Last week's US Supreme Court decision to block a law that banned Internet materials deemed "harmful to minors" was reviled by social conservatives worried about the effects of pornography on children. But the ruling was good news for companies that make software to let parents filter out undesirable Internet sites.
The court ruled 5-4 that while the government has an interest in protecting children from inappropriate materials, it must do so in a way that places the least constraint on the free speech rights of adults.
The court held that the voluntary use of filtering software would often work better than a federal ban on indecent materials, because US law can't be applied to the many websites based in other countries. And filtering software affects only those who want protection, leaving others to view whatever they want.
Bob Kessinger, director of operations for CyberPatrol, one of the most popular parental control programs, was pleased with the ruling. "It's validated what we've basically been saying for quite some time now, which is that Internet filtering is an effective means for monitoring and filtering the Internet for children," he said.
Marc Kanter, vice president of sales and marketing for Solid Oak Software Inc., maker of CYBERSitter filtering software, said federal law reaches only to the US borders. "A great percentage of the inappropriate content comes from outside those borders," he said, "and the only solution at this time is a technological solution, which is an Internet filter."
Filters have themselves inspired controversy. The software has often been criticized, either for unjustly blocking inoffensive websites or for letting through too many indecent or violent sites. Manufacturers acknowledge their products aren't perfect, but say the technology has steadily improved.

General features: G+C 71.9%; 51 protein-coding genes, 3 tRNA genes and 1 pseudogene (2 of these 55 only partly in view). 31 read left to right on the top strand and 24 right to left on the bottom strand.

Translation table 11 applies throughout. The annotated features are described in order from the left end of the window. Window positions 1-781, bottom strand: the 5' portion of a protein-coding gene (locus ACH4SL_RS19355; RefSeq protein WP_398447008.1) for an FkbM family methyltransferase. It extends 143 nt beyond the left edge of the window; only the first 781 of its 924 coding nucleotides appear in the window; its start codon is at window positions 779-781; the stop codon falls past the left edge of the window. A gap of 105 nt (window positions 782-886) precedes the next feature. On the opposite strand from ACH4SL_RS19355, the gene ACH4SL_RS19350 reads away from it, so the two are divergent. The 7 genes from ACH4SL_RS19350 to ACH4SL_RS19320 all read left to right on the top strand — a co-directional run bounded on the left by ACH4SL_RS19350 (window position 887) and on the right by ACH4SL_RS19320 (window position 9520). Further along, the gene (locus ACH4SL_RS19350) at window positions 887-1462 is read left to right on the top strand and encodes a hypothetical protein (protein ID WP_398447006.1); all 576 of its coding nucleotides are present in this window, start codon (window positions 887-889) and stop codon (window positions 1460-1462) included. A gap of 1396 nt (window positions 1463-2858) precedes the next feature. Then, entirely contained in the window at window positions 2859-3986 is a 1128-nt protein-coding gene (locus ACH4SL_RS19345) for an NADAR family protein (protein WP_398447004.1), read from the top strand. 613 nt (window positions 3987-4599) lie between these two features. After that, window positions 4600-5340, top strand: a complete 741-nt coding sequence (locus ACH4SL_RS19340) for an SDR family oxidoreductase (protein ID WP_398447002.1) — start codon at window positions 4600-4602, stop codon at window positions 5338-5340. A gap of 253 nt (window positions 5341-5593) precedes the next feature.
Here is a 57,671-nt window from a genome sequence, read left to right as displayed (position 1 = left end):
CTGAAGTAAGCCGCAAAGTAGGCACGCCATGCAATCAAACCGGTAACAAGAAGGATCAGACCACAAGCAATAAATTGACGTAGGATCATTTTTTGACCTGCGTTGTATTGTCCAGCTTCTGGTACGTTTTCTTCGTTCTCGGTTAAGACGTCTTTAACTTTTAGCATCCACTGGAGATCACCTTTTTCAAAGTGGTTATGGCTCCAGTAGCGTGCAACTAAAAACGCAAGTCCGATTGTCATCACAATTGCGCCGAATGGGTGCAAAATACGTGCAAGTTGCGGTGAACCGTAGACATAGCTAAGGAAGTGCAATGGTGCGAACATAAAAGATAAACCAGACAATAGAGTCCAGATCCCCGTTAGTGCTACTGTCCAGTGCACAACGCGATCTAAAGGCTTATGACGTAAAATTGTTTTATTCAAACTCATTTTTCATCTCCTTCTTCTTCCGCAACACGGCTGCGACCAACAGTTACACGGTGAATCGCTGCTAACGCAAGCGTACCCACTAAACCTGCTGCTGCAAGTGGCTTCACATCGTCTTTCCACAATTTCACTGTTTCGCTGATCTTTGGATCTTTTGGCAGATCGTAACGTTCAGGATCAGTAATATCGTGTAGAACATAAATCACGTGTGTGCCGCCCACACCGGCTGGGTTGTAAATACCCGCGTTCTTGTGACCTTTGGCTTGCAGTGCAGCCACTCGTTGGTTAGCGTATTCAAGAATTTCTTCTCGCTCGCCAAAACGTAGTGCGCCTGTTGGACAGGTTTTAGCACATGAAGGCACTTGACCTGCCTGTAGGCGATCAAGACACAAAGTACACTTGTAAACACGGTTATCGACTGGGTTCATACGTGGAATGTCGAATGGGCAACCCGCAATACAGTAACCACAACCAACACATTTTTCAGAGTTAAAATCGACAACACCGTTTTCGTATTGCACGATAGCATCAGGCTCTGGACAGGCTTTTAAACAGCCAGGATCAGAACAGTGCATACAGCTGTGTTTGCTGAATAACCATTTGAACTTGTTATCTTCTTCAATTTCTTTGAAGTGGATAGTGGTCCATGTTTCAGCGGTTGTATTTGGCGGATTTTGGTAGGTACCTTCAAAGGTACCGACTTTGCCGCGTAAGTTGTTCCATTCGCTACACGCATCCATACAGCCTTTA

Early programs relied on searches for words and phrases, or used a list of websites known to contain sexually explicit or violent content. Today's filters still work this way, but with refinements.
CYBERSitter, for instance, uses an "intelligent content recognition engine." Kanter said it can instantly examine words on a Web page and accurately decide whether the page contains offensive material. CyberPatrol reads the text tags associated with images, and the titles of files linked to a website. These bits of text often contain clues that can lead to a more accurate response to the site.
Still, both Kanter and Kessinger say filtering products still make mistakes. Those inevitable errors are one reason civil libertarians were outraged by another federal law, requiring public libraries that receive federal money to use filtering software on their Internet terminals. Groups like the American Civil Liberties Association and the Electronic Frontier Foundation challenged the law, saying the software could unfairly prevent library patrons from visiting innocent websites on such topics as sex education. Last year, the Supreme Court disagreed and upheld the law.
Lee Tien, senior staff attorney at the Electronic Frontier Foundation, thinks the court erred in the library case. But he's happy with last week's decision.
"We think that filters are a better alternative," Tien said. "But at the same time, just as the Supreme Court recognized, filters aren't perfect."
Hiawatha Bray can be reached at email@example.com.